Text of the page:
Misdemeanor Pre-Trial Representation
- Pre-trial Conferences,
- Bail Review,
- Civil Assessment Hearings,
- Warrant Recall Hearings,
- Order’s To Show Cause, or
- any other hearing prior to Jury Trial.
Obtaining professional and effective representation immediately in your case is essential since most misdemeanor cases resolve prior to trial. The work involved in this stage is substantial. Most of the action in a criminal case is during Pre-trial. In fact, most of the court hearings that occur in a criminal case are “Pre-trial” hearings and happen significantly before the trial date.
What Services are Included?
Misdemeanor Court Representation Services include full representation in court on your misdemeanor case prior to the jury trial. But what happens in a criminal case before trial? Actually, almost all criminal cases resolve prior to trial and it is somewhat uncommon for a case to go to trial. That is why having professional, experienced court representation right from the very beginning of a misdemeanor case is essential to obtaining a good result.
Our Misdemeanor Court Representation includes our presence at all pre-trial court hearings. This includes arraignment, readiness conferences, motion hearings, bail review, orders to show cause, warrant recall hearings, bail forfeiture hearings, sentencing and more. Essentially, it includes our advocacy and representation at all your criminal hearings prior to Jury Trial.
Misdemeanor Court Representation includes professional negotiation with the government to hammer out a resolution to the case. We contact the District Attorney or other prosecutorial agency working your case, discuss the strength and weaknesses of the case, and request reduction or dismissal of the charges.
Every case is different, but many cases resolve favorably for the defendant with a little bit of pointed negotiation with the government.
Our Misdemeanor Court Representation Service includes helping the client assemble a packet of documents that shows the government why they deserve leniency. We call this the “Mitigation Packet.” This includes work records, grades, character letters and any other information that shows that the defendant deserves leniency.
When you are charged with a crime, the judge and prosecutor do not know anything about you other than what is on the complaint and in the police reports. If we can show you are otherwise a law abiding citizen, this can often persuade the government to dismiss or reduce the charges.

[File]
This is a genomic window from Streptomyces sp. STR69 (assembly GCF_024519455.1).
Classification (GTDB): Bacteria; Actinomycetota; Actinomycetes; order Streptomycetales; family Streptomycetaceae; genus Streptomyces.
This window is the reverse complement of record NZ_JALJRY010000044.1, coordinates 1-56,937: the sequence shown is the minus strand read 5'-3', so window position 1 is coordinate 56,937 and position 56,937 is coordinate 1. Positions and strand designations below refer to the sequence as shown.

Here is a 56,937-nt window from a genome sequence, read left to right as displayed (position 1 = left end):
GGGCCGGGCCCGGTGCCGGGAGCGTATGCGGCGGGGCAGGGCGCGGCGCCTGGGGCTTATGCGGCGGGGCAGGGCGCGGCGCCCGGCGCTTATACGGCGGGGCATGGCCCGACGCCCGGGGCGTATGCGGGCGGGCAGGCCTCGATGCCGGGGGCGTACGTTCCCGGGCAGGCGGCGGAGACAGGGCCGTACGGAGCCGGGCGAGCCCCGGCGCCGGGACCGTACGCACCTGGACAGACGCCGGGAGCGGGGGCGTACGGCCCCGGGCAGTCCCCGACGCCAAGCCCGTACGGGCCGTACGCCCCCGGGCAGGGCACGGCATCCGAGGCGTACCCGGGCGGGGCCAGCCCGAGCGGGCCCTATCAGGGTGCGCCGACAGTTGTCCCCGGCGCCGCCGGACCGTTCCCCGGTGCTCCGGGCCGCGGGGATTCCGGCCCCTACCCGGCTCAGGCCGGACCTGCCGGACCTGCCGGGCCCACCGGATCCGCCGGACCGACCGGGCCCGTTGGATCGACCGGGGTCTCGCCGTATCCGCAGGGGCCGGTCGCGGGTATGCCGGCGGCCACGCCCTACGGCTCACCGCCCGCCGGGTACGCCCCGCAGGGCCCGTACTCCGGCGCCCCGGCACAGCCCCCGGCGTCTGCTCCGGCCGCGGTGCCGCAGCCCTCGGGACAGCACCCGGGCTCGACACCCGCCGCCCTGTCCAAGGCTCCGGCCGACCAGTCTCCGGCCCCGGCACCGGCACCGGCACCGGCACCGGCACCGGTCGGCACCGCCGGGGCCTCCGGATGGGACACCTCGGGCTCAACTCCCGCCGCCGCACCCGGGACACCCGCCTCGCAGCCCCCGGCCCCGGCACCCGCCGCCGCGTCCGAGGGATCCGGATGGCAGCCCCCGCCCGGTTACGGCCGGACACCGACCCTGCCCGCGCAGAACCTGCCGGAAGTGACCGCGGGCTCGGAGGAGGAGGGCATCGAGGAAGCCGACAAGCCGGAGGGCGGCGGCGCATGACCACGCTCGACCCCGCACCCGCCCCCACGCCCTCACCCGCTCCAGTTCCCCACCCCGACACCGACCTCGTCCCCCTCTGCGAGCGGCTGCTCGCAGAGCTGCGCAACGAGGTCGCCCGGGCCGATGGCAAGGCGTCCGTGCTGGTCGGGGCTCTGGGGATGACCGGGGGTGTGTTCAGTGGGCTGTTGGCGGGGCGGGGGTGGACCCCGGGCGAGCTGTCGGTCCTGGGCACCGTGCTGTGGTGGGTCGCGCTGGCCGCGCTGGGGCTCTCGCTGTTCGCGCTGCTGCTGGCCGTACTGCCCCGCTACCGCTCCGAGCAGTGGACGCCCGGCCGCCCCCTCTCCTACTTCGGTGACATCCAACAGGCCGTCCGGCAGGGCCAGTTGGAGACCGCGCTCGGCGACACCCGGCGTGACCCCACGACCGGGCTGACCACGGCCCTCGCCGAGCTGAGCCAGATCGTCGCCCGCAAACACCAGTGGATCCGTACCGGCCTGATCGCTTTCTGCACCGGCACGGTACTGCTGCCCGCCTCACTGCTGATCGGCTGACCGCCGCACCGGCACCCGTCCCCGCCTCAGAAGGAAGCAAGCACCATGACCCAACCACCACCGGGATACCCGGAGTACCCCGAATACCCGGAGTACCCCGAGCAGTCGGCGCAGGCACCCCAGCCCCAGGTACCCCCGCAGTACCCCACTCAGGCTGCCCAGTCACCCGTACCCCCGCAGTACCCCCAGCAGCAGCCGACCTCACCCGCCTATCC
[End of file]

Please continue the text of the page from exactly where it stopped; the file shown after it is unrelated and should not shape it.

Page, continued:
Our Misdemeanor Court Representation Service includes counsel and advice needed to explain court procedures, charges, evidence, possible penalties, and possible solutions to the problem. One of the scariest things about being charged with a crime is the uncertainty that lies ahead. Our attorneys can demystify the legal system so you are well informed of every aspect of your case.
Our Misdemeanor Court Representation Services include assisting and directing an indepent defense investigation. Often times, the government does not have the whole story. They may not have interviewed all the witnesses or discovered all the evidence. Also, they may not have heard your side of the story. Often times, the prosecution may miss or intentionally neglect exculpatory evidence that can prove the innocence of the defendant. Because of this, it may become necessary to pound the pavement and investigate by going out and finding defense witnesses and defense evidence.
We work with several independents private investigators who dedicate their services to criminal defense investigations. We direct the investigation based on the legal and factual issues of the case and they carry out an investigative plan that may very well be the difference in the case.
Forensic Expert Consultation
Our Misdemeanor Court Representation Services often include consultation with forensic experts. Criminal cases often fall on technical evidence like finger prints, DNA, ballistics, psychology, voice and face recognition, eyewitness identification, breath and blood toxicology, substance testing, and more.
We work with many independent forensic experts and scientists. These experts may be needed to prove some fact in your case that the prosecution missed or to disprove a fact on which the prosecution’s case relies.
Our Misdemeanor Court Representation Services includes drafting, filing, and serving all legal briefs submitted to the court during the course of representation. Drafting a legal brief requires special knowledge of the rules of court, the authorities governing the legal issue at hand, and a skilled technique in legal writing. Motion briefs contain a statement of the procedural history of the case, statement of the facts, points and authorities, and a conclusion. They must also adhere to a specific legal style. They must also be filed at the court and served on the prosecution by certain deadlines as outlined in the local rules of court. Preparing legal briefs takes technical knowledge and skill, and a good one might be the difference in your case.
A criminal case often requires written motions and court hearings where oral argument is heard on the motion’s issues. Criminal cases often fall on the success of these motions. We have written hundreds of persuasive criminal motions that have been the difference in our clients’ cases. The following is a few examples of motions that can be filed in a criminal case.
Motion to Suppress
Pursuant to Penal Code 1538.5 and the Fourth Amendment to the United States Constitution, people are protected against unreasonable searches and seizures conducted by the government. This means that if the police or other government official has violated the Constitution while gathering evidence on your case, you may be entitled to suppression of any uncovered because of the unlawful conduct. This means a jury may never get to see the evidence against you. To get the evidence excluded at trial, the court requires a written motion pursuant to Penal Code 1538.5 including full points and authorities and a hearing with witness testimony. We have drafted and argued many successful motions to suppress.
Motion For Discovery